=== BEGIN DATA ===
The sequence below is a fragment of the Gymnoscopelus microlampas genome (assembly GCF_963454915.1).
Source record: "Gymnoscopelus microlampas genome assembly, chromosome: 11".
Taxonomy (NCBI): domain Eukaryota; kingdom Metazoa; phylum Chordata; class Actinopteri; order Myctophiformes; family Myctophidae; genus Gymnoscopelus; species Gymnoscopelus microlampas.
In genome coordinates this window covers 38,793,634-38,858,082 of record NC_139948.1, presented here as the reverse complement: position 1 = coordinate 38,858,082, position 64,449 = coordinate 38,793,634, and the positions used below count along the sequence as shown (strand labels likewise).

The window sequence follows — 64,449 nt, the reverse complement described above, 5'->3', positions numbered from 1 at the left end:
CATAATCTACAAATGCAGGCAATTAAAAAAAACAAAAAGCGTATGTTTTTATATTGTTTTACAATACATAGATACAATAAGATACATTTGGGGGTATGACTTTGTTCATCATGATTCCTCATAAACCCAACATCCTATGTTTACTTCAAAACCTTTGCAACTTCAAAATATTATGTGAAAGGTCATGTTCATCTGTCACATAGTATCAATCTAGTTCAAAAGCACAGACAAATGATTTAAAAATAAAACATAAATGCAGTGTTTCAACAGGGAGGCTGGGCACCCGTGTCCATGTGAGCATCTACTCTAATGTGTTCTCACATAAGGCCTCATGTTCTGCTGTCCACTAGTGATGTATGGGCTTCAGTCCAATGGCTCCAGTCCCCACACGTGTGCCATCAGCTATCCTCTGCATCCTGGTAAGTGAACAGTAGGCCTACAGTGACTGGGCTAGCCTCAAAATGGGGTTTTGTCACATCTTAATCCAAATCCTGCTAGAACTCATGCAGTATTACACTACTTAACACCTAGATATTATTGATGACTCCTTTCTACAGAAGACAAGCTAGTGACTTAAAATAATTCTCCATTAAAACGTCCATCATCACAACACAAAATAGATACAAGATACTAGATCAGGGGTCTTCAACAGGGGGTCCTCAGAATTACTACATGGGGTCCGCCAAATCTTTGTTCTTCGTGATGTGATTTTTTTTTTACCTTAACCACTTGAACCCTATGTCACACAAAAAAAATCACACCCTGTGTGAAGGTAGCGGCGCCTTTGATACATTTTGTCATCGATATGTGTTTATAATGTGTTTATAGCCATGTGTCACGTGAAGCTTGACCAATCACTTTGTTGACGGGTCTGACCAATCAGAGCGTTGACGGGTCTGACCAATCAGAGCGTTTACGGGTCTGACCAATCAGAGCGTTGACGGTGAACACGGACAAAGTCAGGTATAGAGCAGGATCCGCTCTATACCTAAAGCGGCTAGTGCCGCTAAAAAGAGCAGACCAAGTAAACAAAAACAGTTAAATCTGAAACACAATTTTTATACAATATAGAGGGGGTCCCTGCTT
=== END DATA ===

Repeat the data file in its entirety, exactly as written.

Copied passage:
The sequence below is a fragment of the Gymnoscopelus microlampas genome (assembly GCF_963454915.1).
Source record: "Gymnoscopelus microlampas genome assembly, chromosome: 11".
Taxonomy (NCBI): domain Eukaryota; kingdom Metazoa; phylum Chordata; class Actinopteri; order Myctophiformes; family Myctophidae; genus Gymnoscopelus; species Gymnoscopelus microlampas.
In genome coordinates this window covers 38,793,634-38,858,082 of record NC_139948.1, presented here as the reverse complement: position 1 = coordinate 38,858,082, position 64,449 = coordinate 38,793,634, and the positions used below count along the sequence as shown (strand labels likewise).

The window sequence follows — 64,449 nt, the reverse complement described above, 5'->3', positions numbered from 1 at the left end:
CATAATCTACAAATGCAGGCAATTAAAAAAAACAAAAAGCGTATGTTTTTATATTGTTTTACAATACATAGATACAATAAGATACATTTGGGGGTATGACTTTGTTCATCATGATTCCTCATAAACCCAACATCCTATGTTTACTTCAAAACCTTTGCAACTTCAAAATATTATGTGAAAGGTCATGTTCATCTGTCACATAGTATCAATCTAGTTCAAAAGCACAGACAAATGATTTAAAAATAAAACATAAATGCAGTGTTTCAACAGGGAGGCTGGGCACCCGTGTCCATGTGAGCATCTACTCTAATGTGTTCTCACATAAGGCCTCATGTTCTGCTGTCCACTAGTGATGTATGGGCTTCAGTCCAATGGCTCCAGTCCCCACACGTGTGCCATCAGCTATCCTCTGCATCCTGGTAAGTGAACAGTAGGCCTACAGTGACTGGGCTAGCCTCAAAATGGGGTTTTGTCACATCTTAATCCAAATCCTGCTAGAACTCATGCAGTATTACACTACTTAACACCTAGATATTATTGATGACTCCTTTCTACAGAAGACAAGCTAGTGACTTAAAATAATTCTCCATTAAAACGTCCATCATCACAACACAAAATAGATACAAGATACTAGATCAGGGGTCTTCAACAGGGGGTCCTCAGAATTACTACATGGGGTCCGCCAAATCTTTGTTCTTCGTGATGTGATTTTTTTTTTACCTTAACCACTTGAACCCTATGTCACACAAAAAAAATCACACCCTGTGTGAAGGTAGCGGCGCCTTTGATACATTTTGTCATCGATATGTGTTTATAATGTGTTTATAGCCATGTGTCACGTGAAGCTTGACCAATCACTTTGTTGACGGGTCTGACCAATCAGAGCGTTGACGGGTCTGACCAATCAGAGCGTTTACGGGTCTGACCAATCAGAGCGTTGACGGTGAACACGGACAAAGTCAGGTATAGAGCAGGATCCGCTCTATACCTAAAGCGGCTAGTGCCGCTAAAAAGAGCAGACCAAGTAAACAAAAACAGTTAAATCTGAAACACAATTTTTATACAATATAGAGGGGGTCCCTGCTT